For the last 3,800 years – since Jacob and his family descended to Egypt – our ancestors have been planting trees.
The Children of Israel had only tasted less than two months of freedom when they received the Torah on Mount Sinai. The Torah commanded them to erect a mishkan, the holy tabernacle that would serve to be a mobile Temple until the Holy Temple would be built by King Solomon in Jerusalem. The mishkan required a whole list of raw materials – gold, silver, rare gemstones, dyes and animal hides. They had those components from the spoils of Egypt, from their flocks or from the environment. But the mishkan also required a considerable amount of wood, namely, beams from acacia trees. Where did they find mature acacia trees in the desert?
The Midrash tells us that our forefather Jacob in his holy spirit foresaw that his offspring would need acacia wood when they'd leave Egypt. Therefore, he planted acacia seedlings in the desert on his way down to Egypt. To this day, there are hauntingly beautiful acacia trees in the Sinai Desert.
A different Midrash tells us that our forefathers in Egypt planted the acacia trees, taking the acacia planks with them when they were freed from bondage.
It could be that both accounts are correct. At any rate, our people have been tree farmers and planters for thousands of years.
How would you define a sweet life? Suppose you had no troubles in life, no enemies on the borders and all the health and livelihood you need. How would you describe such a dreamy life?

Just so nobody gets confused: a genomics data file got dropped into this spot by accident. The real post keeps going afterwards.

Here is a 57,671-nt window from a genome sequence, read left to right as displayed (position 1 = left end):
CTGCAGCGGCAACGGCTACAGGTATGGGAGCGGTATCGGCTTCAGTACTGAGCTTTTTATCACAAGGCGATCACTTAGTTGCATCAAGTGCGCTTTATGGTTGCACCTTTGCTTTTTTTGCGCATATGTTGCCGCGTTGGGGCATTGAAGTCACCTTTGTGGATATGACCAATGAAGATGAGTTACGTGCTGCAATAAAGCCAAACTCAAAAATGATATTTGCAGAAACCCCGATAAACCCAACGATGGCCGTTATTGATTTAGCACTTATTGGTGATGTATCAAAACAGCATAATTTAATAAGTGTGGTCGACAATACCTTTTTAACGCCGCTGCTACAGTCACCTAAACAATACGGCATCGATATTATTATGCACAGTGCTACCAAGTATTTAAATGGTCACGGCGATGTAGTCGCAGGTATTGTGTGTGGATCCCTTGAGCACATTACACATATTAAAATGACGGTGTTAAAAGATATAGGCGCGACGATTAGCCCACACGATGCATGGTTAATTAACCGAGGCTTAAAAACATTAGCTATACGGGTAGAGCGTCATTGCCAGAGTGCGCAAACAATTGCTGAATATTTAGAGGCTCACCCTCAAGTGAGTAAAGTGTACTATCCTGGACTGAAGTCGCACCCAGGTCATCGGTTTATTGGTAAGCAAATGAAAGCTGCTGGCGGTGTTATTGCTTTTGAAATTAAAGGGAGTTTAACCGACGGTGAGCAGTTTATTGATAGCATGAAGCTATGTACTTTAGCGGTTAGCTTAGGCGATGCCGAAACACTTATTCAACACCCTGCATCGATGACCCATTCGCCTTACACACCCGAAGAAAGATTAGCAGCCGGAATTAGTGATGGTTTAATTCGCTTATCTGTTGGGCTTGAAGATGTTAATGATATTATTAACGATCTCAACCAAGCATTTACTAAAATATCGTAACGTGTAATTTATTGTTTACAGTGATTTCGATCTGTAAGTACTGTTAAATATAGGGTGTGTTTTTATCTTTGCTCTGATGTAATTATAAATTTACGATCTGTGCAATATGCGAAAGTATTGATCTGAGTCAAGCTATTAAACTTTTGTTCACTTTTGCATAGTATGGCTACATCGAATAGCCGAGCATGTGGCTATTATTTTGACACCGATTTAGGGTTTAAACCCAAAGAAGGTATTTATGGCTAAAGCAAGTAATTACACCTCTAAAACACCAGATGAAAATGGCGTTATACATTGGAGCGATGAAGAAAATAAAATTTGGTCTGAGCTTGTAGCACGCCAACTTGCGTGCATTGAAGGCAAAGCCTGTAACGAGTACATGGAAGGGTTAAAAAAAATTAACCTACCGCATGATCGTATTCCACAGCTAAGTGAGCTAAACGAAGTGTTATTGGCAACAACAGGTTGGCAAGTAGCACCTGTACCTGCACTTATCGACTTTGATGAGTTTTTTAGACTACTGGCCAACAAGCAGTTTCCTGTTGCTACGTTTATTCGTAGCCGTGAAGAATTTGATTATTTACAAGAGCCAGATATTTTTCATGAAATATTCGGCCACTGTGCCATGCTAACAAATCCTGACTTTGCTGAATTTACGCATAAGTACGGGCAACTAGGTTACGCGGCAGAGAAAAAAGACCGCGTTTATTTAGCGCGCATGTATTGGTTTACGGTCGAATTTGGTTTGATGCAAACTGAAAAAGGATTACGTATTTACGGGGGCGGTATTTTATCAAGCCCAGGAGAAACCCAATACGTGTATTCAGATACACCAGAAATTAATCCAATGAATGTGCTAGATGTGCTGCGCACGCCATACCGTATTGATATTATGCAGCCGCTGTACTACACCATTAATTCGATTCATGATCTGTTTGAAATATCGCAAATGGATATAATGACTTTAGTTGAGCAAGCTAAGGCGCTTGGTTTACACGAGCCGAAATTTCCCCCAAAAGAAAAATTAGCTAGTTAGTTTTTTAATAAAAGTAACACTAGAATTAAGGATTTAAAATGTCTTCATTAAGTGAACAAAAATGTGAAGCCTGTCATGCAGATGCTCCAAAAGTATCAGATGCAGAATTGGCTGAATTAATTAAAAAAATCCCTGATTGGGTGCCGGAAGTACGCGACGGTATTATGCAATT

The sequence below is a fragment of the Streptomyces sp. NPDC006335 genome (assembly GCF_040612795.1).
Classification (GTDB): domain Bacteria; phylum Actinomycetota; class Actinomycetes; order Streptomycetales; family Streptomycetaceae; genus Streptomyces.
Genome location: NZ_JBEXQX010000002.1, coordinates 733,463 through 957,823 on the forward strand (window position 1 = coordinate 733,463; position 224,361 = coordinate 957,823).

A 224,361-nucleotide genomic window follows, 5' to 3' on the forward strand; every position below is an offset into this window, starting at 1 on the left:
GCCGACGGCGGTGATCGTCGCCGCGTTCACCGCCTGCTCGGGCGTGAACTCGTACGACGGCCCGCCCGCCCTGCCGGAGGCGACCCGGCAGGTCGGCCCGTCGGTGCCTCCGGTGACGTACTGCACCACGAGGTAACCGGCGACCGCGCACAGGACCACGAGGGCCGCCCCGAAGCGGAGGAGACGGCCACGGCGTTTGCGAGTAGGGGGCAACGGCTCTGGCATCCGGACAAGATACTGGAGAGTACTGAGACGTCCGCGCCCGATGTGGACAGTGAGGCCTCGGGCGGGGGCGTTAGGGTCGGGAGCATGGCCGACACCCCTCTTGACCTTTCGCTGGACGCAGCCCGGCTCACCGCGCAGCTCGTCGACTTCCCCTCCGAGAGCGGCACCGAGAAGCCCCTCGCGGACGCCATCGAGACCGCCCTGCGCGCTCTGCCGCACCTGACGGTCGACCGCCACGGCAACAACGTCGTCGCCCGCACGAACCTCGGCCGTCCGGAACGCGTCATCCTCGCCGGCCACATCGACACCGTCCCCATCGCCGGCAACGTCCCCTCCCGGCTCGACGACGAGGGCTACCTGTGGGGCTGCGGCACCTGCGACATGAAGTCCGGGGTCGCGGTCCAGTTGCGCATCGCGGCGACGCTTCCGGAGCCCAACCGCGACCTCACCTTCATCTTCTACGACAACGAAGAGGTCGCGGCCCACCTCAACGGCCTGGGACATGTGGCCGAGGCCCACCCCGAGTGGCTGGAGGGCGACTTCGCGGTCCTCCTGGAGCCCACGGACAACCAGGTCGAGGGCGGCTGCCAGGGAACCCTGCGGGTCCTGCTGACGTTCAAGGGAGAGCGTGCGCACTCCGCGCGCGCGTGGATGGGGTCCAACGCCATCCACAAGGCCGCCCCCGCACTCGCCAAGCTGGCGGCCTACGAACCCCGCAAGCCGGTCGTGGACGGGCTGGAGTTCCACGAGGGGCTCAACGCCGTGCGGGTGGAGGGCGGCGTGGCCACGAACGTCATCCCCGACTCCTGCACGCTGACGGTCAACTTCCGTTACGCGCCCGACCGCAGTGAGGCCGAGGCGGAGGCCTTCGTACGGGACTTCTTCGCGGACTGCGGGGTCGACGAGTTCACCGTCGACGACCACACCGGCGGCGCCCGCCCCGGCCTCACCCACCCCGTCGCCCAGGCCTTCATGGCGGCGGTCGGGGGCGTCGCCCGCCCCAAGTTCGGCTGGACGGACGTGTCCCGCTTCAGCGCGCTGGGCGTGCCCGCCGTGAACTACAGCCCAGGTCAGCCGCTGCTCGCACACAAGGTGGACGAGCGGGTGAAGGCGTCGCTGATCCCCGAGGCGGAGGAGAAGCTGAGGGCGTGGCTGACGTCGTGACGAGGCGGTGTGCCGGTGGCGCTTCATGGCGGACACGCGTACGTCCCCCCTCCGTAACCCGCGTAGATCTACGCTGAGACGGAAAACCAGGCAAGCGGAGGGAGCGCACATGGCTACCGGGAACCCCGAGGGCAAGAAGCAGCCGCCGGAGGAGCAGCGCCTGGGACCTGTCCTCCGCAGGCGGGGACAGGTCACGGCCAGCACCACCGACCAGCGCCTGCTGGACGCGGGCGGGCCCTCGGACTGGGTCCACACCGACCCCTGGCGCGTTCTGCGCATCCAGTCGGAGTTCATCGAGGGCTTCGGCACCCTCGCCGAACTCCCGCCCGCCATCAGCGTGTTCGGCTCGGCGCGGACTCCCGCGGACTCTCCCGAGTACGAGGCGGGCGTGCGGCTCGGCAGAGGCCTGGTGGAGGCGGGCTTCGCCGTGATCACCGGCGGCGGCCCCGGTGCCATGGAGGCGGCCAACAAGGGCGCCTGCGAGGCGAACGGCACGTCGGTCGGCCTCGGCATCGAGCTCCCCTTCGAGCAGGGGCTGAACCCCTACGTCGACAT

Our prophets answer the above question in several different places: “Judea and Israel dwelled securely, each person under his grapevine and under his fig tree, from Dan to Beersheva, all the days of Solomon” (Kings I, 5:5).
The above passage teaches us two important lessons: first, trees – especially fruit trees – represent peace and security, la dolce vita, the sweet life. Our sages tell us that during the time of King Solomon, people were so rich that they wouldn't even bend down to pick up a silver coin in the street. The age of the grapevine and fig also alludes to wealth, when people never have to worry about where their next meal is coming from. They always have enough.
The second important lesson of the above passage is that everyone in Judea and Israel had trees, “from Dan” on the northern border “to Beersheva” in the south.
King David teaches us that fruit trees are the symbol of Divine abundance when he says, “Your wife is like a fertile grapevine” and “your sons are like olive seedlings” (Psalm 128:3).
Our trees consequently symbolize peace, security, wealth, fertility, and children. In Hebrew, when you really want to wish someone good health, you bless him to be “as strong as a cedar.” So, trees represent good health as well.
With all the blessings that trees bring, we can certainly understand why we have a New Year for trees, “Tu B'Shvat”, every single year.
Many people in Israel who own a small yard turn it into a bustan, a small fruit tree garden. People plant the fruit trees mentioned in Torah, and more specifically, the species of the Land of Israel – grapes, dates, pomegranates, figs and olives. Such a garden is known to invoke Divine blessings. It's also a pleasure to have and a spot of beauty. But even more, the tree garden is a statement - “we're here to stay.” Just as the trees sink their roots into the ground, so do we. And especially here in the Land of Israel, every tree we plant is a message that we're staying right here, no matter what anyone says.
With all the above in mind, we can now fully understand why the Torah compares man to a tree in the field and why it's forbidden to uproot or chop down a fruit-bearing tree. There are two ways we assert ourselves in our G-d given homeland – by populating it from north to south and from east to west, and by planting trees wherever we go. Happy Tu B'Shvat! May you be as fruitful as a grapevine and enjoy the longevity of an olive tree, amen!